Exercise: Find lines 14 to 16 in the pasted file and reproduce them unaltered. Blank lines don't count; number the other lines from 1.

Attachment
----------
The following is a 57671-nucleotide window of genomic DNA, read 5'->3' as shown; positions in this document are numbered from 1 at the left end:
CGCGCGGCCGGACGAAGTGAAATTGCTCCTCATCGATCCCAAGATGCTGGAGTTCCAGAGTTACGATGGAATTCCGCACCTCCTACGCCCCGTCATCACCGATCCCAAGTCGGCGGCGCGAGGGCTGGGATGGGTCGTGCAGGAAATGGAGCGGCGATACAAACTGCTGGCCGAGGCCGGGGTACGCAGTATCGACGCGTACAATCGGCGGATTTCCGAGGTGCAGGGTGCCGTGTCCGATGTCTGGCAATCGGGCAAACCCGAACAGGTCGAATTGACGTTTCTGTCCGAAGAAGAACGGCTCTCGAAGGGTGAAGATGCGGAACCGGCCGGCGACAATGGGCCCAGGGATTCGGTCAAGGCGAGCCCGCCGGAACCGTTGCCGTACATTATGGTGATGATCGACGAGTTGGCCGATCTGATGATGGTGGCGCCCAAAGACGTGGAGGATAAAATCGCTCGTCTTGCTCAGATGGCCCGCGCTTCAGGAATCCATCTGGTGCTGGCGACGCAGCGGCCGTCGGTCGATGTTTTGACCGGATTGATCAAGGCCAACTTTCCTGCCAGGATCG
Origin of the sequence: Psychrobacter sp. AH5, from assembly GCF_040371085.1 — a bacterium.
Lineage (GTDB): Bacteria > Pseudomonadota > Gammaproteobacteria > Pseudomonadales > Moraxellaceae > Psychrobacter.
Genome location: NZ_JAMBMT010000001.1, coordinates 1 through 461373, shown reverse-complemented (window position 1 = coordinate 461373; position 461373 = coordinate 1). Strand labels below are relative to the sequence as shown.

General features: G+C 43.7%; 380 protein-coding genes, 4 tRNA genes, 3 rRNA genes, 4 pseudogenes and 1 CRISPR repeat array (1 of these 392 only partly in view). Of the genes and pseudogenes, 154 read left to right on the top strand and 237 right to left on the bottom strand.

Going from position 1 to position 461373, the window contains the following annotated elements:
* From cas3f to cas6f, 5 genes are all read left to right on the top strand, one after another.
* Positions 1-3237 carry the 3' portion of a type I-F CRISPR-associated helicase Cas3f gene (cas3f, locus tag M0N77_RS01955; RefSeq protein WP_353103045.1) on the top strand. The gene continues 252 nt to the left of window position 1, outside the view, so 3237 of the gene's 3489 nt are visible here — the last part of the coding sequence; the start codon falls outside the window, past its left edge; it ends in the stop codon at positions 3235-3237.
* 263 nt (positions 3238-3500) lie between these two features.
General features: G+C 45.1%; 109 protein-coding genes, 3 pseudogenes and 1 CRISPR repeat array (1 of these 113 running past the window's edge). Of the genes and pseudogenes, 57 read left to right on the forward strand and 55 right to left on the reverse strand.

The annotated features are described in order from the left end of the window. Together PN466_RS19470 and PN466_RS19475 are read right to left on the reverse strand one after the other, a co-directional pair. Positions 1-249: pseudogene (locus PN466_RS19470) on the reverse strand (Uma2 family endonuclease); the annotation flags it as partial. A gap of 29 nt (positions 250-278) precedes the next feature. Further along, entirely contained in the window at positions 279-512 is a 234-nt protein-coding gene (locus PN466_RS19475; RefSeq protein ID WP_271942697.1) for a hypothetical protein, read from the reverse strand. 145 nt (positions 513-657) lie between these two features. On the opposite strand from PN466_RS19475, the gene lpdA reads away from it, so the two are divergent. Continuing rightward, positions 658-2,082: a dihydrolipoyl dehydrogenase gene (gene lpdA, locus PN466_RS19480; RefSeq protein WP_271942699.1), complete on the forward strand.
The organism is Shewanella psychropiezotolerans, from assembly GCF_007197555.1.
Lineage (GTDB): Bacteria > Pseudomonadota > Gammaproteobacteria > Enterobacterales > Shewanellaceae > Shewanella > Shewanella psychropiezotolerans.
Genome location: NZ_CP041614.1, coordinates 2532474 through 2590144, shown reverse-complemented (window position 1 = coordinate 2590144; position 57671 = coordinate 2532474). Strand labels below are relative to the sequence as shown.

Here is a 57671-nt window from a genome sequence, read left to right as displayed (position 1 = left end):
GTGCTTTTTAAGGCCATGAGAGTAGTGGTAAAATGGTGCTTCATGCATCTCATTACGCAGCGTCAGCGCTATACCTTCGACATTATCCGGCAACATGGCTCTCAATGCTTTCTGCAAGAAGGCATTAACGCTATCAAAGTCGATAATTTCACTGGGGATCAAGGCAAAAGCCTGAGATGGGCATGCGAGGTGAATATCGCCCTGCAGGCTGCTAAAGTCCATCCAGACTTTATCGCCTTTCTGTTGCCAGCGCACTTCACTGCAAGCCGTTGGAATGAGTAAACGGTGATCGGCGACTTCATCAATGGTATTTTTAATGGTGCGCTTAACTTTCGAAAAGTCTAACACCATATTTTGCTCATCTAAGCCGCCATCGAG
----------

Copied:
Lineage (GTDB): Bacteria > Pseudomonadota > Gammaproteobacteria > Enterobacterales > Shewanellaceae > Shewanella > Shewanella psychropiezotolerans.
Genome location: NZ_CP041614.1, coordinates 2532474 through 2590144, shown reverse-complemented (window position 1 = coordinate 2590144; position 57671 = coordinate 2532474). Strand labels below are relative to the sequence as shown.

Here is a 57671-nt window from a genome sequence, read left to right as displayed (position 1 = left end):